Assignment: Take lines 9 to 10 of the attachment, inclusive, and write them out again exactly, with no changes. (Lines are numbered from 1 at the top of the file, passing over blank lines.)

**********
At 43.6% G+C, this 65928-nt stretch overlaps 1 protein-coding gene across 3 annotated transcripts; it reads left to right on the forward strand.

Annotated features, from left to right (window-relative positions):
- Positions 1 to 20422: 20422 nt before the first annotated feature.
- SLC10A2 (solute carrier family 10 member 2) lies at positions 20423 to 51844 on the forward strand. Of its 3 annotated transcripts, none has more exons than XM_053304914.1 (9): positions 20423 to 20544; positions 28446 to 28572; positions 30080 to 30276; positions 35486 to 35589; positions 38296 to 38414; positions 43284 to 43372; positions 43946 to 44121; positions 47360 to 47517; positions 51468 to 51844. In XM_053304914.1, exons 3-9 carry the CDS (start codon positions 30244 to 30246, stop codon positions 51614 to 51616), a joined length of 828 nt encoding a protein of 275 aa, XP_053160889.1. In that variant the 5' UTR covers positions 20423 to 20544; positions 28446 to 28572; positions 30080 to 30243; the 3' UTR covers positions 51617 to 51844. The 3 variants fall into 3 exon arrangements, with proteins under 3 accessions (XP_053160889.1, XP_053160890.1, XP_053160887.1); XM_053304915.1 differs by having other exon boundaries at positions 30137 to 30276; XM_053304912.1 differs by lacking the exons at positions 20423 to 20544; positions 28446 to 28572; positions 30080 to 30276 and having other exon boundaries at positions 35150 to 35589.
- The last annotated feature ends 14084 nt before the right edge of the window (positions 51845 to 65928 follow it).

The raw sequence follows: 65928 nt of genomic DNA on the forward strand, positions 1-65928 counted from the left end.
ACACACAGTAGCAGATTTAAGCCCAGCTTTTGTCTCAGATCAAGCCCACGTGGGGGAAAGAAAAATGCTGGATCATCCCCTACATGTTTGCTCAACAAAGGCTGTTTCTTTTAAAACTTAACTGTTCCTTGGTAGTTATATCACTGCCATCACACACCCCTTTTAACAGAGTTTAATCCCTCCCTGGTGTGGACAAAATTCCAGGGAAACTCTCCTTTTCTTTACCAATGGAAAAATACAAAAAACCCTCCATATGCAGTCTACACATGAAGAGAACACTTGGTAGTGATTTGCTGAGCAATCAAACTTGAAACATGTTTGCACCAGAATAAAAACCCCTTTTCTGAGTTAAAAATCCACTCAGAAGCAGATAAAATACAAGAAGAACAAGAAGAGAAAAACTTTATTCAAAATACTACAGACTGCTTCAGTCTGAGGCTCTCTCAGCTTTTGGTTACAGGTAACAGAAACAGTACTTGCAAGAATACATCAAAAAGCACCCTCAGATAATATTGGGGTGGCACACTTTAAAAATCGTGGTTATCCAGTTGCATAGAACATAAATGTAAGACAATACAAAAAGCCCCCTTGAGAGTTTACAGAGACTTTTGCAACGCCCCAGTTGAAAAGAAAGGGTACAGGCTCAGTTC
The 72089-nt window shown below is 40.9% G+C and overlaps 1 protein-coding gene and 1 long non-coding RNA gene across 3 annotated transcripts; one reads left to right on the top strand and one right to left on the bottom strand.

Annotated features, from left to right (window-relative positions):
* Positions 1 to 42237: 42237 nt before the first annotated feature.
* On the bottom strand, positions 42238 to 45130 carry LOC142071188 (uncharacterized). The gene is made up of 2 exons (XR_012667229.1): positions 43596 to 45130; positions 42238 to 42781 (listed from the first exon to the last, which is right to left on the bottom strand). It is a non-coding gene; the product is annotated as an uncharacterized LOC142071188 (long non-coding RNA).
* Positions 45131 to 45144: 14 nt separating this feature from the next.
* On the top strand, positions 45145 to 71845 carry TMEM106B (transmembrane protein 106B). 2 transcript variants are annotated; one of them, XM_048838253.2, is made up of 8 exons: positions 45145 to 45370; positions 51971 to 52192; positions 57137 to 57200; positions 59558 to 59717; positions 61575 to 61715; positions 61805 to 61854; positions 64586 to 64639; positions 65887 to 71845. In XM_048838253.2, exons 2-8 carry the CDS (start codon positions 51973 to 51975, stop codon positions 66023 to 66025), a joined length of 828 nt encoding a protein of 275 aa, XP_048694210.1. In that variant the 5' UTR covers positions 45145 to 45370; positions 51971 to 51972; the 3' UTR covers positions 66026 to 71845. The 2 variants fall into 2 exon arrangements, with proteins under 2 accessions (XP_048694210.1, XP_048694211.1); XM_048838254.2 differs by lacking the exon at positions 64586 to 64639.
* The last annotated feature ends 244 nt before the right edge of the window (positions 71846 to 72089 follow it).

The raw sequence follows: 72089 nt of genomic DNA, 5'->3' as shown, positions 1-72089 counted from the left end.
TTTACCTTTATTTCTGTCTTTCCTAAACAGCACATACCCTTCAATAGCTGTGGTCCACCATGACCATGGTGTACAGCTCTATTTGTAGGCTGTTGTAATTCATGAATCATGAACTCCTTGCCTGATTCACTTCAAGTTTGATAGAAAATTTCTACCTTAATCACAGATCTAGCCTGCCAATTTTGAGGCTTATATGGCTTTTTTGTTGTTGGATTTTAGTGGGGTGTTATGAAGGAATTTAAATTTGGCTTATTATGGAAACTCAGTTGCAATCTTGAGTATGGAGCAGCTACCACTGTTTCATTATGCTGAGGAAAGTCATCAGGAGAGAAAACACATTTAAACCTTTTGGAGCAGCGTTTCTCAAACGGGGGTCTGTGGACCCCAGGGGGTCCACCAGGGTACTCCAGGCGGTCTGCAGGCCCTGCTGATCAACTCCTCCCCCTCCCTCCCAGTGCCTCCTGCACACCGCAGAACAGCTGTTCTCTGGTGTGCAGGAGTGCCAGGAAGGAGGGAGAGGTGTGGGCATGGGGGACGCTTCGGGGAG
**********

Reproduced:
Annotated features, from left to right (window-relative positions):
* Positions 1 to 42237: 42237 nt before the first annotated feature.